Monday, July 27, 2020

Architect Albert L. Brockway on Allen Street

Syracuse, NY.  James Pennock House, 2018 East Genesee Street at Allen Street. Albert Brockway, architect, 1911. Photo: Post-Standard (Jan 6, 1912)

Syracuse, NY. James Pennock House. 2018 East Genesee St. Albert L. Brockway, architect, 1911. Photo: Samuel Gruber 2020.

Architect Albert L. Brockway on Allen Street
by Samuel D. Gruber

I've never heard Albert Brockway
(1865-1933) described as an Arts and Crafts Movement architect (though maybe Beth Crawford, who knows Brockway's complete oeuvre better, might have done so once or twice). But he did design a much-loved English cottage in 1910 that might qualify him for the sobriquet. You see, I'm using all these French terms - oeuvre, sobriquet - because Brockway trained as a Beaux-arts designer, and he made his name with both Renaissance and Colonial styles at a time when both were the rage for America's WASP elite.

Albert Brockway was one of Syracuse’s leading architects in the first quarter of the of the 20th century, and he also had a thriving practice for many years in New York City. He left several buildings in the Westcott neighborhood on Syracuse's Eastside, including the houses built for Jame Pennock which we'll look at now, and the Nottingham (now Levy) School, of which I have written before.

He was born in Utica in 1865, and attended the Polytechnic Institute in Brooklyn, and then moved to Paris to study architecture at L'École des Beaux Arts. Early in his career he worked with the great Ernest Flagg in New York. From 1893-95 Brockway was in Syracuse as Professor of Architecture at Syracuse University, which had been founded in 1873. Brockway revised the curriculum more along the lines of The Paris École. Later, in Syracuse, he  partnered with John P. Benson (1898-1905) and Alfred Taylor (1905-07).

Brockway designed a wide range of public and private buildings and was especially favored for his ability to adapt Georgian, Colonial, and Renaissance styles to the needs of his patrons. He was most active during the decades when his Beaux-Arts training was most valued.



 Two views of Albert Brockway. Left: From the Onondagan in 1896. right: a Late view of the established architect.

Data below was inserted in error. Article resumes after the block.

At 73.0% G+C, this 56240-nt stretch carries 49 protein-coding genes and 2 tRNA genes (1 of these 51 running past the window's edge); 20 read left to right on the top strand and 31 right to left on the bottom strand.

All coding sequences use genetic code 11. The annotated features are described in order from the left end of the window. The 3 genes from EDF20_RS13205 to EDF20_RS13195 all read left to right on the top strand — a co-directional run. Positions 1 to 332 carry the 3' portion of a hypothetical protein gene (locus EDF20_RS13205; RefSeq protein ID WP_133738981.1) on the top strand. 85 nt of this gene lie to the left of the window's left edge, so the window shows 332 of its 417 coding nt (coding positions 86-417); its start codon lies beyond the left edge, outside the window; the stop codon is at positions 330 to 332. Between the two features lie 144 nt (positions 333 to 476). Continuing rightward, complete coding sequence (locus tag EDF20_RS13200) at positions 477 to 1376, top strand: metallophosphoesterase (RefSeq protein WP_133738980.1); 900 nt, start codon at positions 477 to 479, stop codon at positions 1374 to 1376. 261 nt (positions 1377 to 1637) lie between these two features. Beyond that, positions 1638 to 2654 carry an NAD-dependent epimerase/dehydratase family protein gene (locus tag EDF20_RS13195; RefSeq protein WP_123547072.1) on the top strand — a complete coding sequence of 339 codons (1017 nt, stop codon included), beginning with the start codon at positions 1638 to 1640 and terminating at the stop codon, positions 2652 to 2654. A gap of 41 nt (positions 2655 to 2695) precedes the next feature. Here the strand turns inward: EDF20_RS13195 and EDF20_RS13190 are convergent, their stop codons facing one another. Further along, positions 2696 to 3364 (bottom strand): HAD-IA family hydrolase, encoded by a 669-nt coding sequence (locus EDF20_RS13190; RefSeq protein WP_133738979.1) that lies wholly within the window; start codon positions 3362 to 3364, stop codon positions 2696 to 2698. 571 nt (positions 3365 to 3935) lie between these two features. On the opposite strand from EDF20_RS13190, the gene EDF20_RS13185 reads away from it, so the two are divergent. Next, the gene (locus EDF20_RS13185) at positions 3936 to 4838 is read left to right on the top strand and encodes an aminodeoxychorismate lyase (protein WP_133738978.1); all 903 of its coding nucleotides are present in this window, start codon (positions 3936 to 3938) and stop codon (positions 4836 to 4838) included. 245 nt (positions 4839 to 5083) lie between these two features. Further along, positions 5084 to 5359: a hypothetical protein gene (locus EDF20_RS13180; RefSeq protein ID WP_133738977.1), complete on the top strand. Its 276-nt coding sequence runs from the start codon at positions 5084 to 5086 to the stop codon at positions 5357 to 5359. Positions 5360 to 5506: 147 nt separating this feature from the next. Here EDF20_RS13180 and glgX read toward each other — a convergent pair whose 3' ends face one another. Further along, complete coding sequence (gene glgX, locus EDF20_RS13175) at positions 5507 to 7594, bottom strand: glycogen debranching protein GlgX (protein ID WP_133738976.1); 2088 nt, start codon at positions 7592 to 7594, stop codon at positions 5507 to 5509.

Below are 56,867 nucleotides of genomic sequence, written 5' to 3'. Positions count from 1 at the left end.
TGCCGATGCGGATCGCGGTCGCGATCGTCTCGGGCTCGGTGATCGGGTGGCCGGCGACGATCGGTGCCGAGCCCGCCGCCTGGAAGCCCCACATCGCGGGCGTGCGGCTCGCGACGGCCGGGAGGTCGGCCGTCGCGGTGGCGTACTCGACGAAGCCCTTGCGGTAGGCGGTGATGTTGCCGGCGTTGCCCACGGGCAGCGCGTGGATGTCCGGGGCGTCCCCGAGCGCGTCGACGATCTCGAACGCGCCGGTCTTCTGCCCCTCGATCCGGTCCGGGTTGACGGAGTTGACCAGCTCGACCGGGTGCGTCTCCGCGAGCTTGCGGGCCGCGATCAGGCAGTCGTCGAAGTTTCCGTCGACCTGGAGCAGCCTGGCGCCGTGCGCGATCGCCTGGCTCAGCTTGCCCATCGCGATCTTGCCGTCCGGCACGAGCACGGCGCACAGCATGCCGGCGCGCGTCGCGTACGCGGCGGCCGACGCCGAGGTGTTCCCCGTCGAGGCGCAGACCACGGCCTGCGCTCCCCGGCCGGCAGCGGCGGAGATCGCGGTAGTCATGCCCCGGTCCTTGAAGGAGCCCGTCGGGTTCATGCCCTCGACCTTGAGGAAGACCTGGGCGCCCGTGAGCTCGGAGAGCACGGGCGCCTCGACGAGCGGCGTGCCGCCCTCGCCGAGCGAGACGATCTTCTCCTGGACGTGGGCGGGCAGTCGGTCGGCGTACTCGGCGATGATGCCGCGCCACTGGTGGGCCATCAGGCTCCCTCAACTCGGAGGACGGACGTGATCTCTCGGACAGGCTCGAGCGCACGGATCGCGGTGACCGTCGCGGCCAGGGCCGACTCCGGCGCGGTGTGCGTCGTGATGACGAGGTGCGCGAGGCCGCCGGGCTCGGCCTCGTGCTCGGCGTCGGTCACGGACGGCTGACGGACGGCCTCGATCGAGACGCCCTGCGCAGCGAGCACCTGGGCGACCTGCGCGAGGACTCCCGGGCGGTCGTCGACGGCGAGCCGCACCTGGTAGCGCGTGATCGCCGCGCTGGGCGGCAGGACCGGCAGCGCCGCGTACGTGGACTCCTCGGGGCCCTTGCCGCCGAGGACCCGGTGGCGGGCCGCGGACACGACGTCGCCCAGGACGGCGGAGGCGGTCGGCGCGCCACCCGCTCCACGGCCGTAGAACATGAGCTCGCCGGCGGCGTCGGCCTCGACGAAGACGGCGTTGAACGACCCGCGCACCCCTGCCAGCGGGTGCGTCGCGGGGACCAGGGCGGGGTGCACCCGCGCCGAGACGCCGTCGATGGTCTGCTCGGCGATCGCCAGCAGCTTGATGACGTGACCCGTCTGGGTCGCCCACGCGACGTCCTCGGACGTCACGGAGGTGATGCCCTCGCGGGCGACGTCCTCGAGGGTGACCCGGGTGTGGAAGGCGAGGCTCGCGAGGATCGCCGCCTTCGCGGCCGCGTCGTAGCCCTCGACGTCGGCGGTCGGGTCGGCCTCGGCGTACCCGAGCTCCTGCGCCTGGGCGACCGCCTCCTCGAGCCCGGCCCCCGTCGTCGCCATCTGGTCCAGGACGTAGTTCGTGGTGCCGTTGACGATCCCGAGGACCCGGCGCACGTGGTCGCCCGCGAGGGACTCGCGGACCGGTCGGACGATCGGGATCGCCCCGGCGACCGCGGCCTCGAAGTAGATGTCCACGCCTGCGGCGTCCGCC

Brockway’s versatility was on view in two works that were part of the same commission; neighboring houses for Syracuse Parks Commissioner and local land developer James Pennock and for Pennock's daughter, Mrs. Charles B. Gould.

James Pennock (1842-1929) was born in Yorkshire, England, and came to America in 1854. He was in the shoe business for many years in Boston and Kansas City, where he began to deal in real estate. He moved to Rochester in 1888, and soon thereafter bought eight acres on East Genesee Street in Syracuse and laid out Allen Street following the most modern principles. He developed and built impressive houses designed by the prominent architectural firm of Archimedes Russell and then sold these new houses ready-built beginning around 1902. Pennock served for six years as the first president of the Syracuse Park Commission and was chairman of the building committee of Central High School, which was erected in 1903 and designed by Russell, with whom he was working on the Allen Street houses.

For Pennock, Brockway designed an expansive though austere mansion on the southwest corner of Allen and East Genesee Streets, an area that Pennock had been developing for upscale housing since the beginning of the century. Pennock and Brockway also built what newspapers at the time called an "English cottage" for Pennock's daughter, Mrs. Charles P. Gould. Previously, Mrs. Gould lived at what is now 470 Allen Street, a house with unusual Gothic detailing.

Brockway described the house as “American,” perhaps a nod to Pennock's immigrant status. The newspaper noted, however, that it has some Italian elements. The gray brick and white marble house combines motifs of the classically-inspired Beaux-arts house with motifs then-popular in the work of Frank Lloyd Wright and the Prairie School. These emphasized horizontal massing and surface simplicity.